I am trying to dress some 4/4 kiln dried birch. I have a 6" jointer and I
put new blades in it and set them even with the outfeed table. A lot of
little chipping is happening whatever that is technically called. I tried
different feed rates, depth of cut from practically nothing up to 3/32",
flipping stock end for end all with no help. Would dust collectionn help? Is
birch just very hard to dress? Carbide blades (but they are 170 bucks for 3
and HSS are 15). Thanks for any tips.
HSS can actually be honed to a sharper edge, they just do not stay that way
for as long. Is it really chipping or is it tearing out or scaloping? When
you are done are there chips stuck to your blades? If yes to the last
question I would suspect your blades are not sharp,
Dull blades (even if new, they're not necessarily sharp), and/or excessive
depth of cut. Perhaps your definition of "practically nothing" is different
from mine? Certainly 3/32 is a *very* heavy cut in birch. Try raising the
infeed table until there is no cut at all, then lower it a hair -- just enough
that the jointer begins to just shave the board -- and see what the cut is
like then. If you still are seeing a lot of tearout, then I think your blades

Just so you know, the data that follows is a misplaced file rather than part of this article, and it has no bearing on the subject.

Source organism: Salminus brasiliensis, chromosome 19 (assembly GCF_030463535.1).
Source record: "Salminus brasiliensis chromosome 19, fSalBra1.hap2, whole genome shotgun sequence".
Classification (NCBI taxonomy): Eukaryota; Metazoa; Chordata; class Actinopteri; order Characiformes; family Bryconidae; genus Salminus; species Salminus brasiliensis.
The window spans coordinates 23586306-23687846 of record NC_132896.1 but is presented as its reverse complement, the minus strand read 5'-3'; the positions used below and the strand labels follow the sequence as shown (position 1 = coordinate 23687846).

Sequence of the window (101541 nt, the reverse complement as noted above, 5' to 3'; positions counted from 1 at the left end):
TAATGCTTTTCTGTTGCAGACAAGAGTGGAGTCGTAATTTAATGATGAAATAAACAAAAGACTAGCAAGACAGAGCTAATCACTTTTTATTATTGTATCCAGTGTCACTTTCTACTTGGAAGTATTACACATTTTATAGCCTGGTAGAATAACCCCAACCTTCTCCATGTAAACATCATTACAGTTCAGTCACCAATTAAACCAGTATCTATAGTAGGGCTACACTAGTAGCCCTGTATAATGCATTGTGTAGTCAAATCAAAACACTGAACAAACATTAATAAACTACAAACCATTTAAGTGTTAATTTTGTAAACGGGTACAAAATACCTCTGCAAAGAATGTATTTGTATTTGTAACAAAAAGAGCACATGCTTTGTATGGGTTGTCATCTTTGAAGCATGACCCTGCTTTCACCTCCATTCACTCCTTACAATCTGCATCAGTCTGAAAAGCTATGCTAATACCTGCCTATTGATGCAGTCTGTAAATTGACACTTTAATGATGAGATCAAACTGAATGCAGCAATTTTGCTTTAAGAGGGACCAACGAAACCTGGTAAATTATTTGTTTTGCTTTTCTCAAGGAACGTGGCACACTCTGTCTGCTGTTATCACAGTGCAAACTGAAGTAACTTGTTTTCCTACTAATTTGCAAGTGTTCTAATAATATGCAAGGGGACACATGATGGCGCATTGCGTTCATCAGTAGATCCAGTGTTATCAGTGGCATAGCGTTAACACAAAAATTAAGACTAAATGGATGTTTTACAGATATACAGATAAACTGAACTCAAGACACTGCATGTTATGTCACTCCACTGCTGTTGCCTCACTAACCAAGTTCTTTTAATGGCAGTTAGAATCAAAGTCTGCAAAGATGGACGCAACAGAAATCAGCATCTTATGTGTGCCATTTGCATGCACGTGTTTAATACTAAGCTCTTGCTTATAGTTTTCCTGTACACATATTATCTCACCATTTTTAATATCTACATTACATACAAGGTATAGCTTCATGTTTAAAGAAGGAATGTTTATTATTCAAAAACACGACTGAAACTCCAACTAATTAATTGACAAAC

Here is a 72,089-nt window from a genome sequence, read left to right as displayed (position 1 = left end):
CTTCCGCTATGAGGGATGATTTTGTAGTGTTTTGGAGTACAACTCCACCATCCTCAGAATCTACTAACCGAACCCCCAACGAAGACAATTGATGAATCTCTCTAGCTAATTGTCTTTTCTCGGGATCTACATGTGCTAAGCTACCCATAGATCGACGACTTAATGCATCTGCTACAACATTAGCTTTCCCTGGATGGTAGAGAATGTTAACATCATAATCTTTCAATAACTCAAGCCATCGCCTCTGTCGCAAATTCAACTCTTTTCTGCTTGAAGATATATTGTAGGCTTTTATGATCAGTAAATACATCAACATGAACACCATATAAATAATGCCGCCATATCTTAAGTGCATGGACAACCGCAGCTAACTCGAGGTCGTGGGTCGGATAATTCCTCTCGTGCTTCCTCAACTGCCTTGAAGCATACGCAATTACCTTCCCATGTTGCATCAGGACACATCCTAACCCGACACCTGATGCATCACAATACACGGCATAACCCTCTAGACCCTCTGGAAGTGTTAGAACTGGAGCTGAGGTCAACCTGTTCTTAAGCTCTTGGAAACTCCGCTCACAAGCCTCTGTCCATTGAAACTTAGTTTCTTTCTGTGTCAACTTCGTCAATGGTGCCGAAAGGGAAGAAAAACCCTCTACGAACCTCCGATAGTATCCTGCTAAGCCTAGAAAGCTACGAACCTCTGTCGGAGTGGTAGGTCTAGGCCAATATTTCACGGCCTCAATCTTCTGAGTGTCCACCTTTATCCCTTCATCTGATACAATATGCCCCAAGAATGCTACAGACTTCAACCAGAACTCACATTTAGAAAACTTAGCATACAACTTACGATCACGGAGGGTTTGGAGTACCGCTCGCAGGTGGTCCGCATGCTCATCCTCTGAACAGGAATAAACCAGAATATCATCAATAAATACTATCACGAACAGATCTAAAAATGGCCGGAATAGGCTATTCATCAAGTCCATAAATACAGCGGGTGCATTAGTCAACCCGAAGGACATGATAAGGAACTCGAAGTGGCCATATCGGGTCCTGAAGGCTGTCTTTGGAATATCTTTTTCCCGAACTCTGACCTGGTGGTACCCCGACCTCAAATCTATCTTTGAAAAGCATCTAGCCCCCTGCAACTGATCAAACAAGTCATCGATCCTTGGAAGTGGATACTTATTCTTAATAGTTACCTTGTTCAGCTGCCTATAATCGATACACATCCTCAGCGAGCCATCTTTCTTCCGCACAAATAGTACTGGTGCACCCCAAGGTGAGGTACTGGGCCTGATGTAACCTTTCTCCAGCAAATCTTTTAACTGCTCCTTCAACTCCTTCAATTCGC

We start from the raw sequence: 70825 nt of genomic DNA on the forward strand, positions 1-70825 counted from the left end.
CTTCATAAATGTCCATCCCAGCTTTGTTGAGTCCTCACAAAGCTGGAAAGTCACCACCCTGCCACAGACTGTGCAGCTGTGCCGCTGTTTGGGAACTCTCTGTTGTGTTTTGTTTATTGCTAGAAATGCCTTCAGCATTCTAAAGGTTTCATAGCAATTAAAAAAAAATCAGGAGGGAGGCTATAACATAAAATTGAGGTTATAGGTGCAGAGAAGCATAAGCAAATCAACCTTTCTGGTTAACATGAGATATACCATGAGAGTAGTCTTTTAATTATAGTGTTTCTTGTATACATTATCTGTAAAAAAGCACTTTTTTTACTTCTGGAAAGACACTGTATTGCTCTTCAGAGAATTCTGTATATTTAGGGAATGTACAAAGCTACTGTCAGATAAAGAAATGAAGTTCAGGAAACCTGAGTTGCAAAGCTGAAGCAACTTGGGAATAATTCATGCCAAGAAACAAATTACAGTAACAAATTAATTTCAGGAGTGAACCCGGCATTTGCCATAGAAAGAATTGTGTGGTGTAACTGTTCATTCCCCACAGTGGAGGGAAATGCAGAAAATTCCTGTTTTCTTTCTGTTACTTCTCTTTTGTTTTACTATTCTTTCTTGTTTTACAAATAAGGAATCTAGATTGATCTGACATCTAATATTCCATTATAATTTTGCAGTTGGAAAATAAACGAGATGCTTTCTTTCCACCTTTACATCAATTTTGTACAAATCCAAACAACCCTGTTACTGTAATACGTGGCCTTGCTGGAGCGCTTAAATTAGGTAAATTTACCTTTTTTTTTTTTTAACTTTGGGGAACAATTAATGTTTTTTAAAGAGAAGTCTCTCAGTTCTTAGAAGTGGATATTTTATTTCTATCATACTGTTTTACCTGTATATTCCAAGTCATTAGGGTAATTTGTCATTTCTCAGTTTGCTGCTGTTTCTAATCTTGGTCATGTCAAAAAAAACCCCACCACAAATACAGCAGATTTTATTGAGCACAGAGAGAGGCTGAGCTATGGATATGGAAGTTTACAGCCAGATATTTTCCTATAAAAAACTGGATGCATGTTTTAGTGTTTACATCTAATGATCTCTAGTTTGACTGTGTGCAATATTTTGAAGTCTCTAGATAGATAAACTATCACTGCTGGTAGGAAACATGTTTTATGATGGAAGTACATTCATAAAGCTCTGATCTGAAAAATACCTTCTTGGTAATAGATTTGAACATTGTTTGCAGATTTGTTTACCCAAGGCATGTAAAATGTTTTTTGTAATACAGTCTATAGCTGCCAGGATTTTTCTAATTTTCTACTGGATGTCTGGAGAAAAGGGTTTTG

Doug Miller (alphageek at milmac dot com)
Birch is famous for grain reversals. It's not so much chips, like you see
with hard maple, but sort of lighter-colored asterisk-looking spots on the
surface. That's pretty common. Fortunately they don't go very deep, like
only one scrape with your cabinet scraper. If it's appearance you're
after, do that.
1) Are you getting the chipping only with the birch? Try a
test piece of scrap of a different type of wood.
2) How sure are you that you got both ends of each blade
exactly the same height and exactly level with the outfeed
table? Did you check the blades with a dial indicator?
If there is any question about getting the blades just right,
search the archive of this group (google groups advanced
group search) for some very good discussions of how to
I had the same thing happen to me, and an old-timer woodworker told me to
first lightly wet the wood with a sponge, then run it through while still
damp. That took care of my problem, and was much easier than re-sharpening
my brand new knives.
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